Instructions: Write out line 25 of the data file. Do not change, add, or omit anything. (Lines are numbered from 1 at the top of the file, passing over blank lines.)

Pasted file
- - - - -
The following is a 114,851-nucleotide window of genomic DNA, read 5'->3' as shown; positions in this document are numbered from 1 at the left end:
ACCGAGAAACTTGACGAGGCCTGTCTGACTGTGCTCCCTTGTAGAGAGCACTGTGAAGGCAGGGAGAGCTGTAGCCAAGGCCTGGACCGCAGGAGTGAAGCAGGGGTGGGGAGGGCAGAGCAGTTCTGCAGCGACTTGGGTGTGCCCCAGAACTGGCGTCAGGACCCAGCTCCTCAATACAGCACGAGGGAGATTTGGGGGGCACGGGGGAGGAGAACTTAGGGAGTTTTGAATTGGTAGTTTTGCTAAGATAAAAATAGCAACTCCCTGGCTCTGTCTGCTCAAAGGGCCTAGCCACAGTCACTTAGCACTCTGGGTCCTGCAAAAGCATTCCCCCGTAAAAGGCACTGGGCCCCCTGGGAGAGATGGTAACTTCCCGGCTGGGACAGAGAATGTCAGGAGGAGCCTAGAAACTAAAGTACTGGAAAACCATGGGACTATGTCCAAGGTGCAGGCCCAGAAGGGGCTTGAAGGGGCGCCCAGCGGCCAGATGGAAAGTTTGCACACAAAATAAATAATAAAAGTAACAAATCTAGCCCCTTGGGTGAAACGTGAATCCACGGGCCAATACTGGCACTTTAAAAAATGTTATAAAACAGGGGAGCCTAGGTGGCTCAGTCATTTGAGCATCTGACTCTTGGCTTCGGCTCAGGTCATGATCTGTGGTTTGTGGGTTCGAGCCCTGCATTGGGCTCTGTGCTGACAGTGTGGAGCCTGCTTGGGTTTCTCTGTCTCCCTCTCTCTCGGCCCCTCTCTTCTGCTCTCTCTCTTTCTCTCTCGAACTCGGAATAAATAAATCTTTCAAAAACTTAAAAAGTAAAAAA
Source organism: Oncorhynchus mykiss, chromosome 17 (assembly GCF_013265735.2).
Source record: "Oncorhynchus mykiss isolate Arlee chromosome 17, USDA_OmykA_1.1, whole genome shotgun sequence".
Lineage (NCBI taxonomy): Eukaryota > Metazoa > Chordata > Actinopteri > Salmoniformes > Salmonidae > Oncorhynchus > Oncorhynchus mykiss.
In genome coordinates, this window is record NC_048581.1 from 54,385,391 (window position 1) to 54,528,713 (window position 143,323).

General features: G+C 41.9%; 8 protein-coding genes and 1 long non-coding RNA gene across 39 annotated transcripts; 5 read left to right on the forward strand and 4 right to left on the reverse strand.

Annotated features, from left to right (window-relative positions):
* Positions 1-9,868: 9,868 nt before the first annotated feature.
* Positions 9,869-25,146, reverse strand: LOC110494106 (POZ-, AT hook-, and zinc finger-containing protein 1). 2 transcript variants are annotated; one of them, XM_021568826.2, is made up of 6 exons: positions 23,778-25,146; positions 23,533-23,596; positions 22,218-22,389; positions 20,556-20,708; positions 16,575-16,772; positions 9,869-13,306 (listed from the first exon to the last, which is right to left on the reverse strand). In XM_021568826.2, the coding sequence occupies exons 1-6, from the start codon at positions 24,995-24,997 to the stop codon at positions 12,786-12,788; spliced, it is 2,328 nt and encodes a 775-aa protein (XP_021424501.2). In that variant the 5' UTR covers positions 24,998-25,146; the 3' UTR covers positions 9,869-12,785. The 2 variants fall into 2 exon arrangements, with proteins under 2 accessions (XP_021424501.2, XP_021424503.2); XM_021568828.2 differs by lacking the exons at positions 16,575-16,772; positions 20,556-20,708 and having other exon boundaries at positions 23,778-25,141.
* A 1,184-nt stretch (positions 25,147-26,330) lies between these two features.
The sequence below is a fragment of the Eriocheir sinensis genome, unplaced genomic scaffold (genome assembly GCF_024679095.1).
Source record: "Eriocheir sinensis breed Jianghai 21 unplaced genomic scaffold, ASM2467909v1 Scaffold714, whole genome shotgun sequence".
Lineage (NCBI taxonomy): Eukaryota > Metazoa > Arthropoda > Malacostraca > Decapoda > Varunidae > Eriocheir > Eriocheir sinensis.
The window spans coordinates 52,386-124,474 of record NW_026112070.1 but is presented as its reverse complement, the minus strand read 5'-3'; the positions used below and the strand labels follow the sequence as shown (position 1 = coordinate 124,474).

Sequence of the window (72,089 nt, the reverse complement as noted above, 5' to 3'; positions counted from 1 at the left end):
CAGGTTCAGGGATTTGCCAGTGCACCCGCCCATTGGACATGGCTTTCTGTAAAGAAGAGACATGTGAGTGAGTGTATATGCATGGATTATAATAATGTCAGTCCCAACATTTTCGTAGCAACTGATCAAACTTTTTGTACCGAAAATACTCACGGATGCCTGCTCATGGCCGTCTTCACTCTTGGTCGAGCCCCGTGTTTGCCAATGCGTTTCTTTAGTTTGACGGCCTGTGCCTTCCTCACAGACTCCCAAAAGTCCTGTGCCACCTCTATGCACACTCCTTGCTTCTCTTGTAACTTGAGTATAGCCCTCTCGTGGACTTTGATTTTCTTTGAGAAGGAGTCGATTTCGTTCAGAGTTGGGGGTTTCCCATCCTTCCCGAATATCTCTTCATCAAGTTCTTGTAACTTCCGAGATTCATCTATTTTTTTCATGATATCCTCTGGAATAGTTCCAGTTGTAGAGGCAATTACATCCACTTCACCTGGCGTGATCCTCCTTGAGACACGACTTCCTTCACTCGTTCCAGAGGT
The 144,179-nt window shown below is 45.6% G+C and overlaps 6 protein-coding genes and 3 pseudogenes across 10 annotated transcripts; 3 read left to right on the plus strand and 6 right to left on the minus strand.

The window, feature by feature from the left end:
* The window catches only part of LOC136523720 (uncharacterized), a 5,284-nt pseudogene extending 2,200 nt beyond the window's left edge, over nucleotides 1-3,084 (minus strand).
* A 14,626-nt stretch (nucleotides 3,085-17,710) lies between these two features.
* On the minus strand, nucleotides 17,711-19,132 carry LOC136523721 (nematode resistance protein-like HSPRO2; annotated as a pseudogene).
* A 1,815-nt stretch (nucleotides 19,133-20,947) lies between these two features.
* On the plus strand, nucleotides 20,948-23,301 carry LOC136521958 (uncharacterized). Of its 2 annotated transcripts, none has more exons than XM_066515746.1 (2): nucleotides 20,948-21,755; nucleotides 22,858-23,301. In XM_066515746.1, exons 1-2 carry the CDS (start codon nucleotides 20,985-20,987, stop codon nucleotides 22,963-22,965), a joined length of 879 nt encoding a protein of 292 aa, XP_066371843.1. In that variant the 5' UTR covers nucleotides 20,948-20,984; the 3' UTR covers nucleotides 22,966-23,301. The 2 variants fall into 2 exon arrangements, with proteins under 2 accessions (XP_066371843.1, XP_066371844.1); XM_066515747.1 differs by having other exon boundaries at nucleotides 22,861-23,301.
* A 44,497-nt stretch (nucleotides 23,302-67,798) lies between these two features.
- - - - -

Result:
* A 44,497-nt stretch (nucleotides 23,302-67,798) lies between these two features.